And the last-ditch equalizer against Italy?
"We are aware of the statistics that prove most goals are in the last five minutes, and we prepare our players to go the whole game."
"Statistics are knowledge," Lemerre says. "Imagination is better than knowledge, but you cannot have imagination without knowledge.
"A painter must first learn the different colors, then he can paint whatever he wants."
No Overnight Success
Lemerre stresses that French success hasn't come overnight.
"We reached the World Cup semifinals in 1958," he says, "when we lost to Brazil. We were always in the top 20 but not able to get into the top 10."
A key to the recent titles was the export of talent - Frenchmen honing their skills in England, Spain, Germany and Italy - and the soccer academies that were created starting in the early 1970s, when the French federation took over the responsibilities of player development.
"The federation wanted to control what was done," Lemerre says. "It mandated that all the First Division clubs create training centers for the youth - and eventually Second Division clubs. The federation set everything - curriculum, structure - and coaches had to be federation-licensed."
"The federation gets its power from the Ministry of Sport," he says, "and the pro league gets its power from the federation, so the pro league does what the federation wants. And they get grants from the government for the centers."
Lemerre sees no danger in setting a rigid curriculum:
"Coaches have different personalities, so coaching will still be different and each player has his own special quality. They receive the same coaching, but they remain different players."
French players have always been creative. When the federation determined that they must improve physically, the creativity didn't suffer:
"If coaching education kills creativity it is a disaster. If you take away liberty, the player loses right away. You need to be organized and you need to give the players' structure, but once the game starts, it's up to the players' imagination.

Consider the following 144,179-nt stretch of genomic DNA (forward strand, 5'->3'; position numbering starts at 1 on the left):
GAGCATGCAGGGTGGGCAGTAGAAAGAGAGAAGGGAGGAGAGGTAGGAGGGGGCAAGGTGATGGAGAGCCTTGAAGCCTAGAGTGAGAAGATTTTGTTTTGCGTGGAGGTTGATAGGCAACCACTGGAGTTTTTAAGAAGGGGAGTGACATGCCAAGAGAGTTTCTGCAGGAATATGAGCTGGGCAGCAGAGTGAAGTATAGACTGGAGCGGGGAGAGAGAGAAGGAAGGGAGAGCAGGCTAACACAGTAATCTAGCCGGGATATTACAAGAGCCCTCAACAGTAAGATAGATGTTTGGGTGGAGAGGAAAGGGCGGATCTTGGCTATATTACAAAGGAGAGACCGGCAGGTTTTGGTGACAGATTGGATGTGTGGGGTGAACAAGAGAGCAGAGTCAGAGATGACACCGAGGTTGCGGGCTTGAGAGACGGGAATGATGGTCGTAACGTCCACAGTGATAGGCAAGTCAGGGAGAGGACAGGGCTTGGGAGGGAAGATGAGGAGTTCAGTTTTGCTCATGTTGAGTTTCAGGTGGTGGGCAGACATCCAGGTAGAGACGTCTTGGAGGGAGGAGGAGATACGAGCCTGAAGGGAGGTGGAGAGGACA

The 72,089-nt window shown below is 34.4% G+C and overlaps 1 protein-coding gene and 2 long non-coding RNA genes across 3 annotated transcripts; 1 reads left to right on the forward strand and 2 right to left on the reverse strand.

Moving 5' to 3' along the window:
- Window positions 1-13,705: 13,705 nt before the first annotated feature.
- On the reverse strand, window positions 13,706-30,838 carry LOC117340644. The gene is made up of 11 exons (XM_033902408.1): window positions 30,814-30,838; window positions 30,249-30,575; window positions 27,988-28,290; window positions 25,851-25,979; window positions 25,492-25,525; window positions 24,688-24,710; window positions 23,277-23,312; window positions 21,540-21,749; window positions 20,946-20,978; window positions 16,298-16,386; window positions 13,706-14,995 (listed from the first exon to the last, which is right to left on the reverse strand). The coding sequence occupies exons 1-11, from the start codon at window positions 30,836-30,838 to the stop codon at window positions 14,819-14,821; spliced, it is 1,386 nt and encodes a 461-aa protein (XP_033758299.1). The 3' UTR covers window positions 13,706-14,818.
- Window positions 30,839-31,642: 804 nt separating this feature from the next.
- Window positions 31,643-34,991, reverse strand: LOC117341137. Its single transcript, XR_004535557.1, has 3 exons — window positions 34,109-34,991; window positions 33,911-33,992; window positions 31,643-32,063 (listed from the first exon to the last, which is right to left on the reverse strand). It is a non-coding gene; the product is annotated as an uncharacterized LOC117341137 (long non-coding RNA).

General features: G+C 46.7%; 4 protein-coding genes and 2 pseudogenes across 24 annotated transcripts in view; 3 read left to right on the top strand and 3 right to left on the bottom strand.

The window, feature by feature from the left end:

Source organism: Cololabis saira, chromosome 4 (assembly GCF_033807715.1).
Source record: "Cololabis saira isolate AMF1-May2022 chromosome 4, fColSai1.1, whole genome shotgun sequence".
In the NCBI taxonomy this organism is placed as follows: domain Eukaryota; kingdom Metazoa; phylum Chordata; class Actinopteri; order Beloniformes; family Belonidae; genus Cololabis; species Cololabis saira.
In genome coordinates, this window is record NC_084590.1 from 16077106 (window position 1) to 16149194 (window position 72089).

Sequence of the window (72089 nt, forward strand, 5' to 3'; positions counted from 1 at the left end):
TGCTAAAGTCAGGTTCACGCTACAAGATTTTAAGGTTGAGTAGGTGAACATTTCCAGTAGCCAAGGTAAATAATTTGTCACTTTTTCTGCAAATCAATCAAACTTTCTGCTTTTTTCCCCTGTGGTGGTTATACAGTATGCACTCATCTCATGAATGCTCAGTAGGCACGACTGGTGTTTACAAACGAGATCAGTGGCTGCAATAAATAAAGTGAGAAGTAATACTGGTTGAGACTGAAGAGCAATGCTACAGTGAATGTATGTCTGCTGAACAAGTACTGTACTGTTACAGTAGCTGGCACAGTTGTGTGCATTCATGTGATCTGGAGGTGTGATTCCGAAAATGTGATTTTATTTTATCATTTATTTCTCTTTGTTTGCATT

"You don't tell Zinedine Zidane, 'Run left, run right, pass left, pass right.' You give a player a structure, but in order to win, the player has to go beyond it. Lilian Thuram is a right back, but if he didn't go beyond that role and score twice in the semifinal against Croatia, France would not be world champion."
At age 32, Lemerre captained Nancy, which had in its squad a 17-year-old named Michel Platini.
"I was responsible for him," Lemerre says. "I was to take him under my wing, and make sure he was doing his schoolwork. ... He was very intelligent, but preferred playing soccer to studying."
Lemerre played 414 league games and earned six caps for France.
"When I was growing up, I was a center forward," he says. "The older I got, the farther back I moved."
He played sweeper and right back, then in 1975 turned to coaching. He won two French Cups before becoming a federation coach in 1986 and led the French military team to the 1995 world title.
When he credits the federation for France's titles, he refers to off-field measures taken during tournaments.
"We learned after Euro '96, for instance, how important it is for players to have time with their families," he said. "We know that players today must have laptops and Internet access because the modern player has personal business to keep up with. We added medical staff, because when we only had three, players were up too late waiting for treatment."
Of course, there's a personal touch:
"A coach has to like his players and his players have to feel that they're liked."